I confirmed that I did, and a few seconds later it was finished and Lazarus automatically restarted.  After the rebuild, I had a new KZDesktop -> Start option in the Tools menu.  Selecting this cautioned me that the package was a beta – I had been warned! – and that the docked mode was now enabled and I just had to restart Lazarus for it to take effect.

There is a Restart option on the Lazarus File menu, so I guess restarting Lazarus is something that crops up quite often.  But no worries, restarting takes barely a moment (literally a couple of seconds).  And on this occasion I then found myself presented with the “Docked IDE”.

Sort of.

As you can see, the Form Designer for some reason failed to embed even though the scaffolding for it is clearly present.  This may be something to do with the fact that I am using the OS X build of Lazarus (for this exercise at least – I have also looked even more briefly at the Win64 build and it is basically identical as far as I can tell… and all without a SmokingChimp in sight).  I believe – from little I have gathered about Lazarus etc so far – that there is some issue with re-parenting windows in the LCL.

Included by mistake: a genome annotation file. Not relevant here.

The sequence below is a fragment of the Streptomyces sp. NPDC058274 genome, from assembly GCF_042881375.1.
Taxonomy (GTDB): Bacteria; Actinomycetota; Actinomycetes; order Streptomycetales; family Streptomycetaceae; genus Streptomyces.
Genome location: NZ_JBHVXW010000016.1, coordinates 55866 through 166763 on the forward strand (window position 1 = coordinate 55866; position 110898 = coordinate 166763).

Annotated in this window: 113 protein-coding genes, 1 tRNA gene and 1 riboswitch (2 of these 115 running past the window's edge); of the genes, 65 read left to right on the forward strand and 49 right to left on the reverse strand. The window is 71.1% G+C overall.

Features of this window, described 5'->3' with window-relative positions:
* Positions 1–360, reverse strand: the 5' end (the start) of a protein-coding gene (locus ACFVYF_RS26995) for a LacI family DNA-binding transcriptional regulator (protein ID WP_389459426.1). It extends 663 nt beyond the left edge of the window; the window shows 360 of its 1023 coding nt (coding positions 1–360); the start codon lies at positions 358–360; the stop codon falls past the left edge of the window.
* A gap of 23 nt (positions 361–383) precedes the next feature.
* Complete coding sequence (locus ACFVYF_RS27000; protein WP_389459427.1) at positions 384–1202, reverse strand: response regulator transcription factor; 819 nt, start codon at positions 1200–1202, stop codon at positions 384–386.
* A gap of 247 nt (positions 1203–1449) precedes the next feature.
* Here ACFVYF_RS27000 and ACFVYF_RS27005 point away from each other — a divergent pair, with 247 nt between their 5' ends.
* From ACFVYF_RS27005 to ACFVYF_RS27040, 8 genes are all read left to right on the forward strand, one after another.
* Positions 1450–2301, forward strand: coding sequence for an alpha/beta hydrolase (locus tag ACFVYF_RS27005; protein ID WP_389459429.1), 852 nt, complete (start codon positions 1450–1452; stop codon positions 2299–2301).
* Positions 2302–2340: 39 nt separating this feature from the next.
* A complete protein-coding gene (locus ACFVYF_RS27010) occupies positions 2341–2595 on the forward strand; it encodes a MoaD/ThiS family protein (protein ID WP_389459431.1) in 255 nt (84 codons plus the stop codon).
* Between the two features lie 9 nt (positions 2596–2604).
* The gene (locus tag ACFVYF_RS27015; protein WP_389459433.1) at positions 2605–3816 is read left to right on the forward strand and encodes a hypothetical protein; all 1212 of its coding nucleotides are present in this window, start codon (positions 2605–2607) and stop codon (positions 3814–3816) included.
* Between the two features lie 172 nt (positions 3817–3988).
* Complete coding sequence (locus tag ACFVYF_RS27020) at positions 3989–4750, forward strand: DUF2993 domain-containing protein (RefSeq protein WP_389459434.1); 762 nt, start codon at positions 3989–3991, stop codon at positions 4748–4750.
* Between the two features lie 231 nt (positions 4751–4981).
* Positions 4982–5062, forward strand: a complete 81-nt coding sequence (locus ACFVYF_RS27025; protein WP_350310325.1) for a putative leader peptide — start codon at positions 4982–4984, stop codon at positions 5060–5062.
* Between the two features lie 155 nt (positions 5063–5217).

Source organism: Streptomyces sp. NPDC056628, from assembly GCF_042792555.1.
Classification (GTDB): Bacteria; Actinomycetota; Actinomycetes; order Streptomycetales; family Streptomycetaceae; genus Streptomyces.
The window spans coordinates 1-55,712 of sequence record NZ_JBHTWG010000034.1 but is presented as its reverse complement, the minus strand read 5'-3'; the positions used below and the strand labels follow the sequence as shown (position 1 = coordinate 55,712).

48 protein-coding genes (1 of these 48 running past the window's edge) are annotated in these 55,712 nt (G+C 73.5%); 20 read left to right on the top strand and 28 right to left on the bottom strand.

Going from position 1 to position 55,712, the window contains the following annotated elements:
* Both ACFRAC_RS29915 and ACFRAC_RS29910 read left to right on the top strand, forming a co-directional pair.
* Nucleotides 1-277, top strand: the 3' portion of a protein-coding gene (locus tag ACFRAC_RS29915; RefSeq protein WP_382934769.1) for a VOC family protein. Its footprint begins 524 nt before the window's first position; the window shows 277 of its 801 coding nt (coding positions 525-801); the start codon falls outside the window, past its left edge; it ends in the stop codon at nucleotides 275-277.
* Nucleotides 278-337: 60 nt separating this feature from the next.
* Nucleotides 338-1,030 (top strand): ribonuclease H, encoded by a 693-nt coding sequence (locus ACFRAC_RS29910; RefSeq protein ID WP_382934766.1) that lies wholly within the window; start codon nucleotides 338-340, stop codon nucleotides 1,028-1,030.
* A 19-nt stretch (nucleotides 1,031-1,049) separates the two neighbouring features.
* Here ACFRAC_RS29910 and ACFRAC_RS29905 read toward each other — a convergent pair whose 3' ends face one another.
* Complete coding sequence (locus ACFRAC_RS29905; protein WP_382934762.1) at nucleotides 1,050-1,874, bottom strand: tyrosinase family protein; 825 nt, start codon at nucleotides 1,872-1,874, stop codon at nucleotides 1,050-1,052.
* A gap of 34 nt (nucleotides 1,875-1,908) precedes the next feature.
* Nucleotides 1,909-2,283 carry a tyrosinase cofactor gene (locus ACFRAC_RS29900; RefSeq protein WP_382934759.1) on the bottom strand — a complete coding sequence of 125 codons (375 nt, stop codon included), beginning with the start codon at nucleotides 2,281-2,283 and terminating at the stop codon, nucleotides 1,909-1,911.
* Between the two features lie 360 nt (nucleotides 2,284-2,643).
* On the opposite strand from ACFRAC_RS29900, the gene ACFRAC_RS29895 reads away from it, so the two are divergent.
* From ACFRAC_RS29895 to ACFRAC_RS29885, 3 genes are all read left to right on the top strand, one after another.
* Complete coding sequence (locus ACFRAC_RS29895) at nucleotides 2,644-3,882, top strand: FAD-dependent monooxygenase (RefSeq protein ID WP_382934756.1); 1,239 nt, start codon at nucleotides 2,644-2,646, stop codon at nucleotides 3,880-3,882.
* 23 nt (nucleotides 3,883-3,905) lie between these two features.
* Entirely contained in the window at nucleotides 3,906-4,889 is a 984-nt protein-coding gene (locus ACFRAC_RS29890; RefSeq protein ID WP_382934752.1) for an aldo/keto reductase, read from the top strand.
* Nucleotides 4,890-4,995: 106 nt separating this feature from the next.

There is also only very limited flexibility in terms of which IDE windows can be placed where (there is no drag/drop docking that I could find, for example, only a couple of settings in an options dialog).

Hey ho – this is flagged as a “beta” and isn’t part of the Lazarus “core”, at least not yet.  And frankly, the “Classic IDE” won’t take much to get used to again, I’m sure.  So, for now I simply removed the KZ Desktop package to get back to “vanilla” Lazarus.

At this point I did have something of a problem.

After restoring the “Classic” IDE, most of the Lazarus windows were positioned so far to the left and top of my display that I couldn’t get to the caption bars – without that there is no way (that I know of) to drag them back into view, and keyboard controls for this seemingly aren’t part of OS X. Consequently, this exercise has also taught me something about OS X and led me to Mercury Mover. And actually it’s such a neat bit of kit that I’m quite grateful. πŸ™‚

But I digress – back to Lazarus.

Obviously in the brief time spent with Lazarus so far I have only barely scratched the surface of it, but already I am finding things that have bugged me as not having been addressed in the Delphi IDE for a long, long time.